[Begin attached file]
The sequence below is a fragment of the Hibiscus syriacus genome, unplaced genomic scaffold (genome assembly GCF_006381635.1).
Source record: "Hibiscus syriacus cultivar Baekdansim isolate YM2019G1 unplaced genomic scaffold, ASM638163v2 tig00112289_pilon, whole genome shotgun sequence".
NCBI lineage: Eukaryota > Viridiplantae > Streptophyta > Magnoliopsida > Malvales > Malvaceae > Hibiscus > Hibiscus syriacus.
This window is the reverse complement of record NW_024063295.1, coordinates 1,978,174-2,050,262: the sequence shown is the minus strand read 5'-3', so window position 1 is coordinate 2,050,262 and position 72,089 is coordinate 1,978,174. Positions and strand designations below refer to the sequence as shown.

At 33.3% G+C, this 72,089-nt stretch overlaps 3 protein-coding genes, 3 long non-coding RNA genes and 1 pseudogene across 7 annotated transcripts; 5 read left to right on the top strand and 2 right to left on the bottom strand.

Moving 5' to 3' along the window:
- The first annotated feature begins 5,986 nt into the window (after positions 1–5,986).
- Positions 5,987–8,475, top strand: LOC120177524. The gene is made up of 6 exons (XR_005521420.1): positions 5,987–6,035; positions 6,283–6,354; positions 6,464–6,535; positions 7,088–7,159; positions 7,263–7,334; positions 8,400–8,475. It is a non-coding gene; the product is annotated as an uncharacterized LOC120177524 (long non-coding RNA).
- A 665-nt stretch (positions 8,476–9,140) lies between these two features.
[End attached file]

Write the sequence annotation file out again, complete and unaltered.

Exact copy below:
The sequence below is a fragment of the Hibiscus syriacus genome, unplaced genomic scaffold (genome assembly GCF_006381635.1).
Source record: "Hibiscus syriacus cultivar Baekdansim isolate YM2019G1 unplaced genomic scaffold, ASM638163v2 tig00112289_pilon, whole genome shotgun sequence".
NCBI lineage: Eukaryota > Viridiplantae > Streptophyta > Magnoliopsida > Malvales > Malvaceae > Hibiscus > Hibiscus syriacus.
This window is the reverse complement of record NW_024063295.1, coordinates 1,978,174-2,050,262: the sequence shown is the minus strand read 5'-3', so window position 1 is coordinate 2,050,262 and position 72,089 is coordinate 1,978,174. Positions and strand designations below refer to the sequence as shown.

At 33.3% G+C, this 72,089-nt stretch overlaps 3 protein-coding genes, 3 long non-coding RNA genes and 1 pseudogene across 7 annotated transcripts; 5 read left to right on the top strand and 2 right to left on the bottom strand.

Moving 5' to 3' along the window:
- The first annotated feature begins 5,986 nt into the window (after positions 1–5,986).
- Positions 5,987–8,475, top strand: LOC120177524. The gene is made up of 6 exons (XR_005521420.1): positions 5,987–6,035; positions 6,283–6,354; positions 6,464–6,535; positions 7,088–7,159; positions 7,263–7,334; positions 8,400–8,475. It is a non-coding gene; the product is annotated as an uncharacterized LOC120177524 (long non-coding RNA).
- A 665-nt stretch (positions 8,476–9,140) lies between these two features.